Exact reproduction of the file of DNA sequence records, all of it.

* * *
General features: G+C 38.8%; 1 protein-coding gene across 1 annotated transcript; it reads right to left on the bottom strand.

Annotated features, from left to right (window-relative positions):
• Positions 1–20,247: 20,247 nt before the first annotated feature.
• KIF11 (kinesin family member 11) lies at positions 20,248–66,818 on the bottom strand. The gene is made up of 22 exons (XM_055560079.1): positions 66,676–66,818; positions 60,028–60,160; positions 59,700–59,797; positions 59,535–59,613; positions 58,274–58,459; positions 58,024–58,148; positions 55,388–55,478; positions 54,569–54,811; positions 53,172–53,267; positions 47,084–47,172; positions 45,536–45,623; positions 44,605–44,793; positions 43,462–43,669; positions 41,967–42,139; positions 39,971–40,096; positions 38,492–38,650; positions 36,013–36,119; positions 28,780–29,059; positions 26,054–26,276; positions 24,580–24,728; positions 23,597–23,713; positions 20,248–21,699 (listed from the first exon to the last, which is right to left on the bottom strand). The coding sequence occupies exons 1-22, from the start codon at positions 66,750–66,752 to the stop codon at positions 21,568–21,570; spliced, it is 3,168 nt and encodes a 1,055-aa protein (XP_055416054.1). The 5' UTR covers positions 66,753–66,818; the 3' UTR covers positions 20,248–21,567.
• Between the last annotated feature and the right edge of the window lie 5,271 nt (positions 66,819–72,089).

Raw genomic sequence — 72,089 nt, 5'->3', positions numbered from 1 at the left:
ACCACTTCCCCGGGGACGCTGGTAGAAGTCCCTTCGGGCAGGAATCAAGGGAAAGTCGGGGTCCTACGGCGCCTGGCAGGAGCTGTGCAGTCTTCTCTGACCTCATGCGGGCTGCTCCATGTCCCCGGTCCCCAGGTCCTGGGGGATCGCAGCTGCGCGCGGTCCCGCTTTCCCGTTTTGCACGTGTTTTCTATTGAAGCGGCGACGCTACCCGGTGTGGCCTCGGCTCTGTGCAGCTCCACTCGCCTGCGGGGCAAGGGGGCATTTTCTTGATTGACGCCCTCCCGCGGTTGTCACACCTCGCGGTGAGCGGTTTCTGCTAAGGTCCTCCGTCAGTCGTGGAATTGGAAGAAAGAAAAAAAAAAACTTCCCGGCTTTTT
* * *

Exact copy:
General features: G+C 38.8%; 1 protein-coding gene across 1 annotated transcript; it reads right to left on the bottom strand.

Annotated features, from left to right (window-relative positions):
• Positions 1–20,247: 20,247 nt before the first annotated feature.
• KIF11 (kinesin family member 11) lies at positions 20,248–66,818 on the bottom strand. The gene is made up of 22 exons (XM_055560079.1): positions 66,676–66,818; positions 60,028–60,160; positions 59,700–59,797; positions 59,535–59,613; positions 58,274–58,459; positions 58,024–58,148; positions 55,388–55,478; positions 54,569–54,811; positions 53,172–53,267; positions 47,084–47,172; positions 45,536–45,623; positions 44,605–44,793; positions 43,462–43,669; positions 41,967–42,139; positions 39,971–40,096; positions 38,492–38,650; positions 36,013–36,119; positions 28,780–29,059; positions 26,054–26,276; positions 24,580–24,728; positions 23,597–23,713; positions 20,248–21,699 (listed from the first exon to the last, which is right to left on the bottom strand). The coding sequence occupies exons 1-22, from the start codon at positions 66,750–66,752 to the stop codon at positions 21,568–21,570; spliced, it is 3,168 nt and encodes a 1,055-aa protein (XP_055416054.1). The 5' UTR covers positions 66,753–66,818; the 3' UTR covers positions 20,248–21,567.
• Between the last annotated feature and the right edge of the window lie 5,271 nt (positions 66,819–72,089).

Raw genomic sequence — 72,089 nt, 5'->3', positions numbered from 1 at the left:
ACCACTTCCCCGGGGACGCTGGTAGAAGTCCCTTCGGGCAGGAATCAAGGGAAAGTCGGGGTCCTACGGCGCCTGGCAGGAGCTGTGCAGTCTTCTCTGACCTCATGCGGGCTGCTCCATGTCCCCGGTCCCCAGGTCCTGGGGGATCGCAGCTGCGCGCGGTCCCGCTTTCCCGTTTTGCACGTGTTTTCTATTGAAGCGGCGACGCTACCCGGTGTGGCCTCGGCTCTGTGCAGCTCCACTCGCCTGCGGGGCAAGGGGGCATTTTCTTGATTGACGCCCTCCCGCGGTTGTCACACCTCGCGGTGAGCGGTTTCTGCTAAGGTCCTCCGTCAGTCGTGGAATTGGAAGAAAGAAAAAAAAAAACTTCCCGGCTTTTT